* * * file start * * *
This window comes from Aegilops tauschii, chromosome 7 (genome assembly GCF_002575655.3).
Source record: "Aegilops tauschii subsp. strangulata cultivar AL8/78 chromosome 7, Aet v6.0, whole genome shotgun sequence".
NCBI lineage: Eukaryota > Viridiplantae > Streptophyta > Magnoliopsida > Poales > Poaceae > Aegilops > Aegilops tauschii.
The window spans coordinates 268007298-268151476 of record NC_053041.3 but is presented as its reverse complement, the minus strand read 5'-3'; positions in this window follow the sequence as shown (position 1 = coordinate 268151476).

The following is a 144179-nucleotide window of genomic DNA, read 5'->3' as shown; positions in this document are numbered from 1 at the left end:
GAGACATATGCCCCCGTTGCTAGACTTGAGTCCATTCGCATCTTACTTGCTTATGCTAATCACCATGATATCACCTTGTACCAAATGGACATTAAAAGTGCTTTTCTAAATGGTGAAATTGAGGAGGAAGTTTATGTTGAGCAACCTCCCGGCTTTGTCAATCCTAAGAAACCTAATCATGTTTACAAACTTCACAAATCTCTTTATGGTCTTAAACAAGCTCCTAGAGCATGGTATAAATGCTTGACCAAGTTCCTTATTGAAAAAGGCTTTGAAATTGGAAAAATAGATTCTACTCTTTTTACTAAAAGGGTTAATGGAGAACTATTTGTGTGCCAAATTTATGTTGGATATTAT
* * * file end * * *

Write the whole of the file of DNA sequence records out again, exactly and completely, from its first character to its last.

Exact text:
This window comes from Aegilops tauschii, chromosome 7 (genome assembly GCF_002575655.3).
Source record: "Aegilops tauschii subsp. strangulata cultivar AL8/78 chromosome 7, Aet v6.0, whole genome shotgun sequence".
NCBI lineage: Eukaryota > Viridiplantae > Streptophyta > Magnoliopsida > Poales > Poaceae > Aegilops > Aegilops tauschii.
The window spans coordinates 268007298-268151476 of record NC_053041.3 but is presented as its reverse complement, the minus strand read 5'-3'; positions in this window follow the sequence as shown (position 1 = coordinate 268151476).

The following is a 144179-nucleotide window of genomic DNA, read 5'->3' as shown; positions in this document are numbered from 1 at the left end:
GAGACATATGCCCCCGTTGCTAGACTTGAGTCCATTCGCATCTTACTTGCTTATGCTAATCACCATGATATCACCTTGTACCAAATGGACATTAAAAGTGCTTTTCTAAATGGTGAAATTGAGGAGGAAGTTTATGTTGAGCAACCTCCCGGCTTTGTCAATCCTAAGAAACCTAATCATGTTTACAAACTTCACAAATCTCTTTATGGTCTTAAACAAGCTCCTAGAGCATGGTATAAATGCTTGACCAAGTTCCTTATTGAAAAAGGCTTTGAAATTGGAAAAATAGATTCTACTCTTTTTACTAAAAGGGTTAATGGAGAACTATTTGTGTGCCAAATTTATGTTGGATATTAT